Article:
So Much For 'Democracy Dies In Darkness': WaPo Slammed For Publishing Erdogan Op-Ed

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by Tyler Durden
Wednesday, Mar 20, 2019 - 11:05

Any credibility that the Washington Post gained from publishing the critical writings of Jamal Khashoggi - the Saudi journalist and government insider-turned dissident purportedly murdered at the behest of Prince Mohammad bin Salman last year - has just been squandered.

Despite him provoking an intense backlash from Australian and New Zealand for showing clips from the Christchurch shooter's deranged massacre footage, and threatening to send any hostile Aussies and Kiwis traveling to Turkey for ANZAC Day (the commemoration of the lives lost during the WWI battle of Gallipolli) home in caskets, WaPo has decided to publish an op-ed penned by Turkish President Recep Tayyip Erdogan in Wednesdays paper, giving one of the most repressive leaders in the Muslim world a platform to denounce terrorism and liken western anti-Islamic extremists to ISIS.


Offering an uncritical platform to one of the Muslim world's most brutal and repressive autocrats, the Jeff Bezos-owned paper - which has established itself as one of the preeminent critics of the Trump Administration - allowed Erdogan to whitewash his own record of jailing journalists and repressing minority groups like the Kurds. Instead, giving him a platform to portray himself as a crusader (no pun intended) against Islamophobia and violence against Muslims in any form.

Most unconscionably, WaPo allowed Erdogan to misrepresent Turkey's record of turning a blind eye to ISIS during the caliphate's infancy, while calling on Western leaders to suppress "racism, Islamphobia and xenophobia" whereever they might find it. However, as one journalist pointed out, while there are many leaders in the Muslim world who have the credibility to opine on these issues, Erdogan, considering his own human rights record, isn't one of them.

In the editorial, Erdogan highlighted comments made by the Christchurch shooter in his manifesto calling for the re-conquest of Turkey by Christians, and calling for all Muslim Turks to live east of the Bosphorous Strait, considered the dividing line between Europe and Asia.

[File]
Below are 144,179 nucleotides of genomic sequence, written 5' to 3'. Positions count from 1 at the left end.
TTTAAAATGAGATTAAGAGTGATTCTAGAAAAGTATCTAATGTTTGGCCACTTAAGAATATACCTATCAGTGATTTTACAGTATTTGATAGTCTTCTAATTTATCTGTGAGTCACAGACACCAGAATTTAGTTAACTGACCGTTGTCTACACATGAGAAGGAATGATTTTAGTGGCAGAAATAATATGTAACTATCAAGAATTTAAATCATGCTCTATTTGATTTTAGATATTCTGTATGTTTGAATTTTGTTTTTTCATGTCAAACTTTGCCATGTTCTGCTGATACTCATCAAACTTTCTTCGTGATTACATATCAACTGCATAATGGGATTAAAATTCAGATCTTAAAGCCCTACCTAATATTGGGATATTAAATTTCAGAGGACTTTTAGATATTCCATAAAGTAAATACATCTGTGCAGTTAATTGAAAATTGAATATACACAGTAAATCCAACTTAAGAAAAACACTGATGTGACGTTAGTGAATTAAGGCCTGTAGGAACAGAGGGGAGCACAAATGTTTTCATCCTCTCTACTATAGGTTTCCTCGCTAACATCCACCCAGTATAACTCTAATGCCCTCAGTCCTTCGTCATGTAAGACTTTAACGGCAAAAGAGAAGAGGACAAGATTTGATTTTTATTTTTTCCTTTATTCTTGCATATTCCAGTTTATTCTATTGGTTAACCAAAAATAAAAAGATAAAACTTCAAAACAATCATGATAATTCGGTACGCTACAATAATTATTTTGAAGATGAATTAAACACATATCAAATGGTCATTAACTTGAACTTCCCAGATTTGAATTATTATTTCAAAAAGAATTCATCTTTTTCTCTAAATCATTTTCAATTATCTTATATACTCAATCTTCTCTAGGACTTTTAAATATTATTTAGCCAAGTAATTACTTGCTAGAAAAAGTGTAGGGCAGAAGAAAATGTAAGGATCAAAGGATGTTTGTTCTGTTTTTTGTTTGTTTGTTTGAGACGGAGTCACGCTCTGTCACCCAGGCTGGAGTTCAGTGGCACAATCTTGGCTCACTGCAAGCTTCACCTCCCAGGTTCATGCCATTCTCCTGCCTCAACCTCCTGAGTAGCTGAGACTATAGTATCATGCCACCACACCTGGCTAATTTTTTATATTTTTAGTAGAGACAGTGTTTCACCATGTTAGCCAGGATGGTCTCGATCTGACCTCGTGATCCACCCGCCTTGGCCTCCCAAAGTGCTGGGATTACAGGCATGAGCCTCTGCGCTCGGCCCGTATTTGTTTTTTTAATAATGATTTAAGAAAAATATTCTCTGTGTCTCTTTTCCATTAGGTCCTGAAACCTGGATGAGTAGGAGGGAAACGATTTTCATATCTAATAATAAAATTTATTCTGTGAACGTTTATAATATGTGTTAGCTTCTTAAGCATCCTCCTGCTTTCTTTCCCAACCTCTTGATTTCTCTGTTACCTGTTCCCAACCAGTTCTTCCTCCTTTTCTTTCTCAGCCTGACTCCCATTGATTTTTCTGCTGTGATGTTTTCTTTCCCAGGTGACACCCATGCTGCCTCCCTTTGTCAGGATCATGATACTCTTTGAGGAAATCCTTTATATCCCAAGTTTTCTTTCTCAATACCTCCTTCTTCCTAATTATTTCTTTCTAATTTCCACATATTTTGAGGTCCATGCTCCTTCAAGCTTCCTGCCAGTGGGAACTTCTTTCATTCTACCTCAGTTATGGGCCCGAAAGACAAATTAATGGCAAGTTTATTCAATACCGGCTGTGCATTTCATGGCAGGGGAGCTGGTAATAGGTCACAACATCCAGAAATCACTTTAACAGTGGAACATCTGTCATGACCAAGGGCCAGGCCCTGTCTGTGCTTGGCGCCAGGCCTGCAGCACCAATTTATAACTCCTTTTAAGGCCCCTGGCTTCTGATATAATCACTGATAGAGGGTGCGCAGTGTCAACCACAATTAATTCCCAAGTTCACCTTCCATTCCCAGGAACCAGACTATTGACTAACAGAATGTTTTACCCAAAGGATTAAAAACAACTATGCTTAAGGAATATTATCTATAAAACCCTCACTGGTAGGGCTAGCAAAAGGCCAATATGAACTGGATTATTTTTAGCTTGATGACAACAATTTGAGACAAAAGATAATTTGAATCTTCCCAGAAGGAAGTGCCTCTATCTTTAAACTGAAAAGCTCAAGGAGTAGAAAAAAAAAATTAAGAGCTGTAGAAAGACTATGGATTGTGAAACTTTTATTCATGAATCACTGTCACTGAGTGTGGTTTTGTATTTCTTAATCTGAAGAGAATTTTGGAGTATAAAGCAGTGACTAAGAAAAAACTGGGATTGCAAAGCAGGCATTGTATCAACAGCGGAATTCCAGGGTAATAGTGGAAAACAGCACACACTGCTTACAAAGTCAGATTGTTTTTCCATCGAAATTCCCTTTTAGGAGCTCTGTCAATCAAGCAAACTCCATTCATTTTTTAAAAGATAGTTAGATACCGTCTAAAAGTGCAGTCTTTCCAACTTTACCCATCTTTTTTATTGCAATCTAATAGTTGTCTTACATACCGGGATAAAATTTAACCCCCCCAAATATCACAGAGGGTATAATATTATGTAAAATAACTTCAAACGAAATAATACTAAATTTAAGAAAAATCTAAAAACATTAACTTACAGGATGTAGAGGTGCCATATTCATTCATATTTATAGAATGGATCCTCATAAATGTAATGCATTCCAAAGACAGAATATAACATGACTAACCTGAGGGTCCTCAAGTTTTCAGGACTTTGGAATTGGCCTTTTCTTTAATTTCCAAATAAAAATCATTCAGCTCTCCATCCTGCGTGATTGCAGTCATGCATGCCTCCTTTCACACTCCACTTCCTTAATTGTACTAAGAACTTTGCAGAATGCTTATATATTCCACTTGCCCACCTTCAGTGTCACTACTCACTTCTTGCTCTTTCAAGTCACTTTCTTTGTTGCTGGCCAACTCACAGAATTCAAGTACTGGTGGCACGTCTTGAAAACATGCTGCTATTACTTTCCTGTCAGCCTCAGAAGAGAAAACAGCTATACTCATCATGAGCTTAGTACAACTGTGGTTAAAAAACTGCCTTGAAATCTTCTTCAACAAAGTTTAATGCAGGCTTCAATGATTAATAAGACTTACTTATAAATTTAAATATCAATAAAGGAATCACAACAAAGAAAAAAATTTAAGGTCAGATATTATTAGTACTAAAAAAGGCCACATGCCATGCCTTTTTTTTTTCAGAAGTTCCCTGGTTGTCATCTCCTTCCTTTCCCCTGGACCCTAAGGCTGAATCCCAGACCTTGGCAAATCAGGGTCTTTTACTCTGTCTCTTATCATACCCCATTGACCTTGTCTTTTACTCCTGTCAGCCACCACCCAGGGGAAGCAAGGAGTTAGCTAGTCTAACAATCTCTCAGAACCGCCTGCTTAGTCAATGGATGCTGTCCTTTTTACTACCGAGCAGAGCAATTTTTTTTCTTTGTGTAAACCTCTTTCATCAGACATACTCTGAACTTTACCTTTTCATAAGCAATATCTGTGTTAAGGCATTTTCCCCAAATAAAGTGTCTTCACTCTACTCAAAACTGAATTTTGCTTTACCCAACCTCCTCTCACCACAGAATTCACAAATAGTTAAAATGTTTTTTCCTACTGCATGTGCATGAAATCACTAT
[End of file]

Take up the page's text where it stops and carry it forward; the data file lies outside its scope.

Read the text below:

Fifty innocent people lost their lives in last week’s terrorist attacks in Christchurch, New Zealand. Dozens of other Muslims, who had gathered at local mosques to perform the Friday prayer, survived the assault with injuries. There were many historical references on the murder weapons and in a manifesto that the suspected terrorist published online. The number of times he mentioned both Turkey and myself was both curious and worth deeper consideration.

In the wake of the New Zealand attack, Turkish authorities discovered that Brenton Harrison Tarrant, the alleged gunman, had visited Turkey twice in 2016 and spent time in various parts of the country. Moreover, we established that Tarrant traveled to a number of other places — including Morocco, Israel and Croatia. Turkish intelligence and law enforcement agencies, in cooperation with New Zealand and others, continue their efforts to shed light on what happened and to prevent future attacks.

The Christchurch massacre’s alleged perpetrator attempted to legitimize his twisted views by distorting world history and the Christian faith. He sought to plant seeds of hate among fellow humans. As a leader who has repeatedly stressed that terrorism has no religion, language or race, I categorically reject any attempt to associate last week’s terrorist attacks with the teachings, morals or maxims of Christianity. If anything, what happened in New Zealand was the toxic product of ignorance and hate.